Reviewed by Rupak Datta, MD PhD, Section of Infectious Diseases, Yale School of Medicine
According to two recent studies of hospitalized patients in the United States and the United Kingdom, electronic antimicrobial stewardship tools may optimize antibiotic prescribing among inpatients.
Graber and colleagues developed a visualization tool that allowed for comparison of antimicrobial use among 8 Veterans Affairs (VA) facilities of similar complexity. The visualization tool consisted of interactive web-based antimicrobial dashboard and standardized antimicrobial usage report. This visualization tool was coupled with a monthly learning collaborative. The authors compared the percent change in average monthly antimicrobial use with a pre-post (2014-2016 vs 2016-2018) design with segmented regression and external comparison with 118 uninvolved control facilities. Intervention sites showed a 2.1% decrease (95% CI: -5.7% to 1.6%) in total antimicrobial use pre-post intervention vs 2.5% increase (95% CI, 0.8% to 4.1%) in control facilities. Reductions were observed in anti-MRSA (absolute difference = 4.7% [11.3% decrease versus 6.6% decrease], p=0.92) and antipseudomonal (absolute difference 7.0% [3.4% decrease vs 3.6% increase, p=0.18) antimicrobial use at intervention versus control facilities. Limitations of this work include the non-random selection of intervention sites, inability to analyze individual components of the visualization tool, and inability to attribute causality to the intervention. Nevertheless, this study underscores the importance of electronic antimicrobial stewardship tools with peer comparison.
Moran and colleagues evaluated the accuracy of an open-source machine learning algorithm to predict antibiotic resistance within 48 hours of hospital admission. Between 2010 and 2016, patients with E. coli, K. pneumonaie, or P. aeruginosa isolated from blood or urine specimens in Birmingham, UK were identified. Their demographic, microbiological, and prescription data were used to train an open-source machine learning algorithm called XGBoost to predict resistance to co-amoxiclav and piperacillin/tazobactam. Predictors of resistance and a point-scoring tool were generated using multivariate analysis and compared to the performance of the original prescribers. Overall, there were 15,695 admissions during the study period. The machine-learning system performed statistically but marginally better (AUC 0.70) than medical staff in the selection of appropriate antibiotics and could have reduced the use of unnecessary broad-spectrum antibiotics by as much as 40% among those given co-amoxiclav, piperacillin/tazobactam or carbapenems. In contrast, the AUC for the point-scoring tools ranged from 0.61 to 0.67 and performed no better than medical staff in the selection of antibiotics. Although validation studies are required, these findings hold promise in the use of machine learning to promote antimicrobial stewardship in hospital settings. Machine learning algorithms may help clinicians predict antimicrobial resistance among hospitalized patients presenting with Gram-negative infections associated with bloodstream or urinary sources.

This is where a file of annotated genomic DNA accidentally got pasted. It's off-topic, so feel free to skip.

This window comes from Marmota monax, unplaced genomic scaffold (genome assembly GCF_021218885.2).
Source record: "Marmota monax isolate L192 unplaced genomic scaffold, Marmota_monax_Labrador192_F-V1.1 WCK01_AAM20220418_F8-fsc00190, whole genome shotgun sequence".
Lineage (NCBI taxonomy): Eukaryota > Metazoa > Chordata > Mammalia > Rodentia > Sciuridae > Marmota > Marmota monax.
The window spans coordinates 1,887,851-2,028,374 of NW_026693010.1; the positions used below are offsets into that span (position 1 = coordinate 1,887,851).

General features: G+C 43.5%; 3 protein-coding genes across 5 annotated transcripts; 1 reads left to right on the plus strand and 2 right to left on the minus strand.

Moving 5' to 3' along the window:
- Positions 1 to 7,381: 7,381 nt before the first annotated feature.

Graber CJ, Jones MM, Goetz MB, et al. Decreases in Antimicrobial Use Associated With Multihospital Implementation of Electronic Antimicrobial Stewardship Tools. Clinical infectious diseases: an official publication of the Infectious Diseases Society of America. 2020; 71: 1168-76.
Moran E, Robinson E, Green C, Keeling M and Collyer B. Towards personalized guidelines: using machine-learning algorithms to guide antimicrobial selection. Journal of Antimicrobial Chemotherapy. 2020; 75: 2677-80.